Pippin | Performing Arts Review | Chicago Reader

Pippin 

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Pippin, Boxer Rebellion Theater. "Gotta find my corner of the sky" is the stated mission of young prince Pippin, a boy coming into manhood in this tale woven loosely around the family of eighth-century emperor Charlemagne. A steamy opening number ("Magic to Do"), narrated by the omniscient Leading Player (Jamie Axtell), entices with promises of "battles, barbarous and bloody" and "romance, sex presented pastorally," suggesting that this is to be quite the magical mystery tour as Pippin (Scott J. Sumerak) experiments with war, sex, domesticity, and deadly politics.

Stephen Schwartz's songs and Roger O. Hirson's book provide all the humor, wisdom, and character analysis such a myth could ever need. And seeing the story played out and hearing the music performed by an ensemble as robust as this one is satisfying. Delivering on the show's promise of magic, however, requires some visual spectacle, which this production decidedly lacks. The Boxer Rebellion's black box usually accommodates its shows very well, but in this case almost all the technical elements look like ill-conceived afterthoughts. True, budget and other constraints are understood with smaller companies. And the designers have done some clever things, like mixing medieval warriors with contemporary soldiers. But how do you explain draping the whole set in raggedy burlap or outfitting the narrator in something from a barbershop quartet? That's not to mention choreography that overcrowds the stage and strips ballads like the erotically charged "With You" of any emotional subtlety. Hardly magical.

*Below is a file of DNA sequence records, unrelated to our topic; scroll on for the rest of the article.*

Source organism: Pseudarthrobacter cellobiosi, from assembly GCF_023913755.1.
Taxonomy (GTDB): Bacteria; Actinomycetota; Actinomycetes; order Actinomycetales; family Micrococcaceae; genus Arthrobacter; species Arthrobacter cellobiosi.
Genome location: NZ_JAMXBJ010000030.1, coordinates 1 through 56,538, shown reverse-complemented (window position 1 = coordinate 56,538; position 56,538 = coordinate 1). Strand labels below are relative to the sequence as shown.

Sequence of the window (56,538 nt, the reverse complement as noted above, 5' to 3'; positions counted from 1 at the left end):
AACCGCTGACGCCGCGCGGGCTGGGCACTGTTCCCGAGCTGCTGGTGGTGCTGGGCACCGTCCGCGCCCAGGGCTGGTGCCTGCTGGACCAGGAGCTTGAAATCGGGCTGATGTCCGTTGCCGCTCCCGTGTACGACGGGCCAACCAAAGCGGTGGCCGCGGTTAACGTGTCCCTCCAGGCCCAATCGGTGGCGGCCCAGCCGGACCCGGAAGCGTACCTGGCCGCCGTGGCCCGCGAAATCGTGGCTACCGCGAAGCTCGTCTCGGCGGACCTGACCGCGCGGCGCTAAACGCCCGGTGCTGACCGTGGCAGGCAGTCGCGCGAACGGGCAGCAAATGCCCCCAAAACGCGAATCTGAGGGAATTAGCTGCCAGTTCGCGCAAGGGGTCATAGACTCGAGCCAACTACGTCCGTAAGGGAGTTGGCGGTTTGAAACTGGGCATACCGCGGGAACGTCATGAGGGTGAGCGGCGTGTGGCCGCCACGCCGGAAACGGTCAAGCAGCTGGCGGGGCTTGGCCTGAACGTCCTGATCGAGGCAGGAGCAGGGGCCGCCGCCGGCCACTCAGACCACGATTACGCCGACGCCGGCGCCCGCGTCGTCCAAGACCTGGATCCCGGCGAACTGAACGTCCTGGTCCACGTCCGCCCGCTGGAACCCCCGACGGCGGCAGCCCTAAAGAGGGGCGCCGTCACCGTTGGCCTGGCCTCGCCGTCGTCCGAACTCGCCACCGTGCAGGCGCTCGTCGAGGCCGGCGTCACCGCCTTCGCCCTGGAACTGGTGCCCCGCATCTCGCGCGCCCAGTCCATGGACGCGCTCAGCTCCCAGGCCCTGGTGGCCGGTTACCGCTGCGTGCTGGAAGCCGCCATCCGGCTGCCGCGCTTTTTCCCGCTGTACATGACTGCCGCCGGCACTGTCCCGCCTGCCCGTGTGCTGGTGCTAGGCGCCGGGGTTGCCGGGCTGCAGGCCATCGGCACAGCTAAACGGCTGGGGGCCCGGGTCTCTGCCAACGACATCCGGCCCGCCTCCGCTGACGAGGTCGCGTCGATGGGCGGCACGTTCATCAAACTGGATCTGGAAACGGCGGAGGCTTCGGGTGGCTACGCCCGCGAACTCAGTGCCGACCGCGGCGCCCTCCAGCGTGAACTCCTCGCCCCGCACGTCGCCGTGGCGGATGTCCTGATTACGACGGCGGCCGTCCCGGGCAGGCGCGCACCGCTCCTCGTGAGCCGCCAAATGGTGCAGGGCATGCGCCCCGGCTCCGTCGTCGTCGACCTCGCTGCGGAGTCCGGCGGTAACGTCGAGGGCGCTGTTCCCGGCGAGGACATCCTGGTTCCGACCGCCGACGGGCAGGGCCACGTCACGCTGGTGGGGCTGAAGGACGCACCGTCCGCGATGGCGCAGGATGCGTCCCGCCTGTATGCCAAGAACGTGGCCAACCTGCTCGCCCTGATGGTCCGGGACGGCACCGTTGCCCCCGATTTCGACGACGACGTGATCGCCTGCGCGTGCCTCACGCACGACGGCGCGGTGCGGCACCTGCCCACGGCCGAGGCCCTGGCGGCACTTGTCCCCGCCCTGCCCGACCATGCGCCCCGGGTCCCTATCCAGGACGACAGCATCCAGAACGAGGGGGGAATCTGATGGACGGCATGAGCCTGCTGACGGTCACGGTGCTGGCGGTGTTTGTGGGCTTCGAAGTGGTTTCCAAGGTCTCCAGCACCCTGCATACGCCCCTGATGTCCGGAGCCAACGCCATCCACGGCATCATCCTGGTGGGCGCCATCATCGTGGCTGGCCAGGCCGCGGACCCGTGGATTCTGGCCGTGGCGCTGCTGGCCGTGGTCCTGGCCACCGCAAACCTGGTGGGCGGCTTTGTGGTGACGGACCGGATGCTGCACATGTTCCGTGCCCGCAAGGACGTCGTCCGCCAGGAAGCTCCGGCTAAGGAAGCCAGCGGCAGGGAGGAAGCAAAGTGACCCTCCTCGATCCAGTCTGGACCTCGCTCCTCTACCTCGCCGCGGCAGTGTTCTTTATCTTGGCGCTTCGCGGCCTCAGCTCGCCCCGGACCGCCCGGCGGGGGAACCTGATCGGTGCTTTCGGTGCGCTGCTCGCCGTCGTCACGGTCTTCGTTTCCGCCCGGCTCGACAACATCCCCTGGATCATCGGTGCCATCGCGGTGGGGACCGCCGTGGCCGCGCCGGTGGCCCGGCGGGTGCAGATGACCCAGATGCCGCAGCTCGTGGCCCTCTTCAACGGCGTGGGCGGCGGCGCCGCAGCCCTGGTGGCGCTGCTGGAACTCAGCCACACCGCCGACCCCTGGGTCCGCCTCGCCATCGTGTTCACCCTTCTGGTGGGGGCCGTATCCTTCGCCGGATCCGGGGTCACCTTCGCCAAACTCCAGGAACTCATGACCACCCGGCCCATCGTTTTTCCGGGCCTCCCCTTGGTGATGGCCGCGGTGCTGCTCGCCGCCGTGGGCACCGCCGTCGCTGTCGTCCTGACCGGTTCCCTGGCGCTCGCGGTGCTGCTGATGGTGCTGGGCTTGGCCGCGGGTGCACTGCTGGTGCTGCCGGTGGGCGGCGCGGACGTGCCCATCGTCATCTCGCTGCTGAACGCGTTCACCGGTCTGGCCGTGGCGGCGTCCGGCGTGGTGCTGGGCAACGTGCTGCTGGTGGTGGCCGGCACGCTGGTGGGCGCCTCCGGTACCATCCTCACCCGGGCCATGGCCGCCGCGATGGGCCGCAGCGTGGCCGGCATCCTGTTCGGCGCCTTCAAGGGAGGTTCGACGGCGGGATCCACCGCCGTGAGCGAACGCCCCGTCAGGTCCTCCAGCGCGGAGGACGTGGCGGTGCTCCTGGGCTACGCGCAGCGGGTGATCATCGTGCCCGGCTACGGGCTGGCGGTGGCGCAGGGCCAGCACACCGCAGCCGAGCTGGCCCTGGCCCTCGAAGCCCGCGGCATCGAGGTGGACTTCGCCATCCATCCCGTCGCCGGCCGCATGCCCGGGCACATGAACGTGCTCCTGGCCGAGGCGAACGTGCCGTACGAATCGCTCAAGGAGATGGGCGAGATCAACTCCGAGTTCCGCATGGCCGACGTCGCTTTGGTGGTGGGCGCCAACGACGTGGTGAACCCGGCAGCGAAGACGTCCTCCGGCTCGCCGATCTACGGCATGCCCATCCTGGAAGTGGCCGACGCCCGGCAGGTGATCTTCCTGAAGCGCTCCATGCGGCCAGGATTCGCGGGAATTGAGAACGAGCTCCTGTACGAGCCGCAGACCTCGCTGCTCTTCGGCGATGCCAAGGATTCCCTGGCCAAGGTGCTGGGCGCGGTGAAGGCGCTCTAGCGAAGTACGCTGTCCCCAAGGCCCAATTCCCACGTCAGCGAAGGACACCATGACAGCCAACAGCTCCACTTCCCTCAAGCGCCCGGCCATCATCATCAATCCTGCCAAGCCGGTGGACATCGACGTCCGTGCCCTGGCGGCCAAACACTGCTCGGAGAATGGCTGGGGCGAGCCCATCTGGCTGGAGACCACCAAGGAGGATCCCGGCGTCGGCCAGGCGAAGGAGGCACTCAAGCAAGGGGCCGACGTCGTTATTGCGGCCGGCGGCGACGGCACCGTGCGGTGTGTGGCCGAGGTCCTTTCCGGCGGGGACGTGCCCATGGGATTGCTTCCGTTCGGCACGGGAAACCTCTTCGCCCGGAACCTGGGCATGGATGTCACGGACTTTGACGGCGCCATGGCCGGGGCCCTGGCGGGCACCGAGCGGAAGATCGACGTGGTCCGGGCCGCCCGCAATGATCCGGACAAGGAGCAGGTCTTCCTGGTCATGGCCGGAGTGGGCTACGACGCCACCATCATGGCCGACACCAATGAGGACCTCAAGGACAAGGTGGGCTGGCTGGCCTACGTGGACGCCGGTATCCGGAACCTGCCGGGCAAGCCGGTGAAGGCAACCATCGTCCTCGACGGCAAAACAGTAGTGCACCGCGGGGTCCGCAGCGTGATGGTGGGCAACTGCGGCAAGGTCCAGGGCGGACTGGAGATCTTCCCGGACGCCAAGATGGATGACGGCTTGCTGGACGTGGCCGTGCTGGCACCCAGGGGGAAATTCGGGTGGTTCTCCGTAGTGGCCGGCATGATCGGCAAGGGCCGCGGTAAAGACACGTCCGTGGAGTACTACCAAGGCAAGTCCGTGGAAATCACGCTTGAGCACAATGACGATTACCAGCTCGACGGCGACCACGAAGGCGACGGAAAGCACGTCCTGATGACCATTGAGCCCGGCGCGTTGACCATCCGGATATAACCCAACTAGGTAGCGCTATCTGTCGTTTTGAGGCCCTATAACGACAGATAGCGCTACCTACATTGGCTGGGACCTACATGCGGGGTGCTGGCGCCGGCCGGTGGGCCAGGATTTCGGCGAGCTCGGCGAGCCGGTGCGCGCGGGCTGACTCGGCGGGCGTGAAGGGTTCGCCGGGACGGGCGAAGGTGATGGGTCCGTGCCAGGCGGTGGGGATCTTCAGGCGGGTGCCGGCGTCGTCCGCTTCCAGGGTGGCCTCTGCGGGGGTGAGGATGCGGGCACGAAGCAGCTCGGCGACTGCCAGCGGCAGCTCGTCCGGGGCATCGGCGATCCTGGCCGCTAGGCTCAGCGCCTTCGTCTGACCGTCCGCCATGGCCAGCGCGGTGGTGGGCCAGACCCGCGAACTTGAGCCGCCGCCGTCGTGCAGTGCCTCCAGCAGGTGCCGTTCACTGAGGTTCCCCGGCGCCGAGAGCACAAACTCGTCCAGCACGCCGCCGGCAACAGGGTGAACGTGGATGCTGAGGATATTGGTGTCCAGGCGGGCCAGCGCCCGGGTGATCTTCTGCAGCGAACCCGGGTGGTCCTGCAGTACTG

--Kim Wilson

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